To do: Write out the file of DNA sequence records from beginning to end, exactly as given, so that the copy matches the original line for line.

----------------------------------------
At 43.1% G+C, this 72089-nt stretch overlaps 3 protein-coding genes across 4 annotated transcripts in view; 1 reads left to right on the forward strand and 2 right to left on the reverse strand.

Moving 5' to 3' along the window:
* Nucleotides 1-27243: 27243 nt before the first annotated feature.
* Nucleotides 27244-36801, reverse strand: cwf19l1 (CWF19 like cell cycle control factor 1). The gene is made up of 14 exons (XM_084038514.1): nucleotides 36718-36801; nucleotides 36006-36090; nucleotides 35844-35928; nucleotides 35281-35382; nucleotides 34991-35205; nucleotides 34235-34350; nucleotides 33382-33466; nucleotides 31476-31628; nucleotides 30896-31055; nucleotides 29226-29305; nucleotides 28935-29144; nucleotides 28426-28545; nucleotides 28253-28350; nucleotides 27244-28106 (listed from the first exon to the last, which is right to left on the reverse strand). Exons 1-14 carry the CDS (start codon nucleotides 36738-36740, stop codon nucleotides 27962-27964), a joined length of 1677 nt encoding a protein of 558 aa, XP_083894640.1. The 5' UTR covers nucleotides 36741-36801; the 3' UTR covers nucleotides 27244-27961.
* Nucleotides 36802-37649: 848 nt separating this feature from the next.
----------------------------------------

At 43.1% G+C, this 72089-nt stretch overlaps 3 protein-coding genes across 4 annotated transcripts in view; 1 reads left to right on the forward strand and 2 right to left on the reverse strand.

Moving 5' to 3' along the window:
* Nucleotides 1-27243: 27243 nt before the first annotated feature.
* Nucleotides 27244-36801, reverse strand: cwf19l1 (CWF19 like cell cycle control factor 1). The gene is made up of 14 exons (XM_084038514.1): nucleotides 36718-36801; nucleotides 36006-36090; nucleotides 35844-35928; nucleotides 35281-35382; nucleotides 34991-35205; nucleotides 34235-34350; nucleotides 33382-33466; nucleotides 31476-31628; nucleotides 30896-31055; nucleotides 29226-29305; nucleotides 28935-29144; nucleotides 28426-28545; nucleotides 28253-28350; nucleotides 27244-28106 (listed from the first exon to the last, which is right to left on the reverse strand). Exons 1-14 carry the CDS (start codon nucleotides 36738-36740, stop codon nucleotides 27962-27964), a joined length of 1677 nt encoding a protein of 558 aa, XP_083894640.1. The 5' UTR covers nucleotides 36741-36801; the 3' UTR covers nucleotides 27244-27961.
* Nucleotides 36802-37649: 848 nt separating this feature from the next.